THE GREAT TUSCAN SCULPTORS OF THE XV CENTURY III. Jacopo della Quercia and Luca della Robbia. — ArS Artistic Adventure of Mankind

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Contemporary to Verrocchio, Donatello and Ghiberti, Jacopo della Quercia (ca. 1374–20 October 1438) born in Quercia Grossa (now Quercegrossa) located in the vicinity of Siena, emerged with an artistic style that was in many ways stronger than Donatello’s and his school. Like many other artists of the time, Jacopo received his early training from his father, […]

über THE GREAT TUSCAN SCULPTORS OF THE XV CENTURY III. Jacopo della Quercia and Luca della Robbia. — ArS Artistic Adventure of Mankind

The Florentine Palaces of the Renaissance. Leon Battista Alberti. — ArS Artistic Adventure of Mankind

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Filippo Brunelleschi also pioneered the first type of Florentine palaces of the Renaissance, with a lower level area encrusted with large rusticated stone blocks (rustication*) and rustic openings, with upper floors of finer walls and windows adorned by voussoirs applied to the window’s arch, and the whole huge cubic structured topped by a monumental classical […]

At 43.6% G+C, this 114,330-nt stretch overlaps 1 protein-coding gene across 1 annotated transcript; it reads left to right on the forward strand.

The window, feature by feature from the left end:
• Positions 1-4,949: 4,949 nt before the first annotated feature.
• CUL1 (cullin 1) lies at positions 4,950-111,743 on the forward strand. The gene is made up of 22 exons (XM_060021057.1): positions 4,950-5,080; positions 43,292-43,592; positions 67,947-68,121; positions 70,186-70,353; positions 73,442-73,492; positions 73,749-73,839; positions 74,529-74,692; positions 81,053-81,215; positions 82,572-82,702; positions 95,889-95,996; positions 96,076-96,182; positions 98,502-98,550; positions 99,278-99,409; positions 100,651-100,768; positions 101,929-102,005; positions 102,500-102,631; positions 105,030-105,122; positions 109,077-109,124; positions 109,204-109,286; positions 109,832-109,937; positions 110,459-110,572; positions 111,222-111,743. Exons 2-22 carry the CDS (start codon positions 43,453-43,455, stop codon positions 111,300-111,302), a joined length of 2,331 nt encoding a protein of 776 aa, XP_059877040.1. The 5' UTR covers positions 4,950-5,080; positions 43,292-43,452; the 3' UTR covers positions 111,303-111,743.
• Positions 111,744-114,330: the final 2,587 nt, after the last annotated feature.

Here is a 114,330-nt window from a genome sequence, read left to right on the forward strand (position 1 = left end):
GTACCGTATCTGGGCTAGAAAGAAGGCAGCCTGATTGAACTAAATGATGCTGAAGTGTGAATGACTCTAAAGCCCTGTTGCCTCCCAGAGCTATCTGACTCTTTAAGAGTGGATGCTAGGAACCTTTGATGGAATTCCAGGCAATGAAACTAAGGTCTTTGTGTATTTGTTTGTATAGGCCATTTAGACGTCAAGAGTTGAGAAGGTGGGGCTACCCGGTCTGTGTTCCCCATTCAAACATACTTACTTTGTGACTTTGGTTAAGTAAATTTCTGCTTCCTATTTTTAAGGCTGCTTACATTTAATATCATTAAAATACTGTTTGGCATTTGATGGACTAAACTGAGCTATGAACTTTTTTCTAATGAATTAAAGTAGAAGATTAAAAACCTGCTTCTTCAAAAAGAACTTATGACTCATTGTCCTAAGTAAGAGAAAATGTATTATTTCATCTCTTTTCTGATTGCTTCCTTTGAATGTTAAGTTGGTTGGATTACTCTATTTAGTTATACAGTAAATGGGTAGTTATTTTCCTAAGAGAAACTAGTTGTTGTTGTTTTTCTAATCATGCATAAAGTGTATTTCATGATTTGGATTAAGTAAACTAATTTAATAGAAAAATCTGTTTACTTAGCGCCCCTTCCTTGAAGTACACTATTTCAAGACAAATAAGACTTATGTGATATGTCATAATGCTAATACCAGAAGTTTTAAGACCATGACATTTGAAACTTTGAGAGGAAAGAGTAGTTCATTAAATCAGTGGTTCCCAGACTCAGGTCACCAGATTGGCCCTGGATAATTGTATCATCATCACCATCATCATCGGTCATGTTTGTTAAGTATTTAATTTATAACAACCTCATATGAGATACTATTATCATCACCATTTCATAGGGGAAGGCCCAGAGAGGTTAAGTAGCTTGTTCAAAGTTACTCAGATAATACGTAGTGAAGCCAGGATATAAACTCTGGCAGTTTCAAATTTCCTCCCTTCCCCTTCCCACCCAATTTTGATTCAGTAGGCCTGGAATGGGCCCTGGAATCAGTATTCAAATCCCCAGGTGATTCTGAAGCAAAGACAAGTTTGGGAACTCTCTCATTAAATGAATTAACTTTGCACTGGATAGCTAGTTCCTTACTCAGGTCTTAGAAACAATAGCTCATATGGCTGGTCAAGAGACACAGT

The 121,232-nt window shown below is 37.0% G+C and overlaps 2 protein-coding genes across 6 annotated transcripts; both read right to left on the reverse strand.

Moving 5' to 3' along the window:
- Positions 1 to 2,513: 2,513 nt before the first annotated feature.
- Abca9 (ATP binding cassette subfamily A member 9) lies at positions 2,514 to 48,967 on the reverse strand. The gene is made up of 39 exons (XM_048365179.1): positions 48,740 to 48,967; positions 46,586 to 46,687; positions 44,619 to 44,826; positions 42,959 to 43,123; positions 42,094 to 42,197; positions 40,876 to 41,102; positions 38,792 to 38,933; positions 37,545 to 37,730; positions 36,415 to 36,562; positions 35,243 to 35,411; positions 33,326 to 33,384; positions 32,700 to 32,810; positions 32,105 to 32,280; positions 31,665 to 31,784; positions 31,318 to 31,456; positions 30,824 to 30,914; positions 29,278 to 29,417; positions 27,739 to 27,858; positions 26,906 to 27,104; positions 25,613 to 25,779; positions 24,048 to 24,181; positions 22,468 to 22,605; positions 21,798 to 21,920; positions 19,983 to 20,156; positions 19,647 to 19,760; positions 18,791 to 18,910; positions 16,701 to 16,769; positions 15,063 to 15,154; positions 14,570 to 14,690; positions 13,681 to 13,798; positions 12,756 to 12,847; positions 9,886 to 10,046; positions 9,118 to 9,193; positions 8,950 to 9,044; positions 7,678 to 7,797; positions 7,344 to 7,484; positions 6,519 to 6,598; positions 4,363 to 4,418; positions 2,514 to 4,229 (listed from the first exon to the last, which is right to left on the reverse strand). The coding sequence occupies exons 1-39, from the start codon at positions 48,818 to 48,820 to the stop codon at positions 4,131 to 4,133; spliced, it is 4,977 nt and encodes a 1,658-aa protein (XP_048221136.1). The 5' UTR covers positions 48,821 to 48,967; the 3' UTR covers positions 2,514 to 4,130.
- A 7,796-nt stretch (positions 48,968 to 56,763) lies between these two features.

über The Florentine Palaces of the Renaissance. Leon Battista Alberti. — ArS Artistic Adventure of Mankind

Filippo Brunelleschi: The dome of Santa Maria del Fiore. — ArS Artistic Adventure of Mankind

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In Florence, the influence of this group of artists and scholars with humanistic ideals began to be felt in all social classes, and as architecture is the most readily available art for society, people wished the appearance of something new in monumental art. This explains why in 1420 an artist full of enthusiasm, young and […]

über Filippo Brunelleschi: The dome of Santa Maria del Fiore. — ArS Artistic Adventure of Mankind

Introduction to the Florentine Architecture during the Renaissance — ArS Artistic Adventure of Mankind

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At the end of 1417, Martin V, a Roman patrician of the Colonna family and Pope elected in Basel, decided to move the Pontifical Court from Avignon to Rome. Once in Rome (he entered the city in September 1420), he set to work to restore the dilapidated capital including churches, palaces, bridges, and other public […]

über Introduction to the Florentine Architecture during the Renaissance — ArS Artistic Adventure of Mankind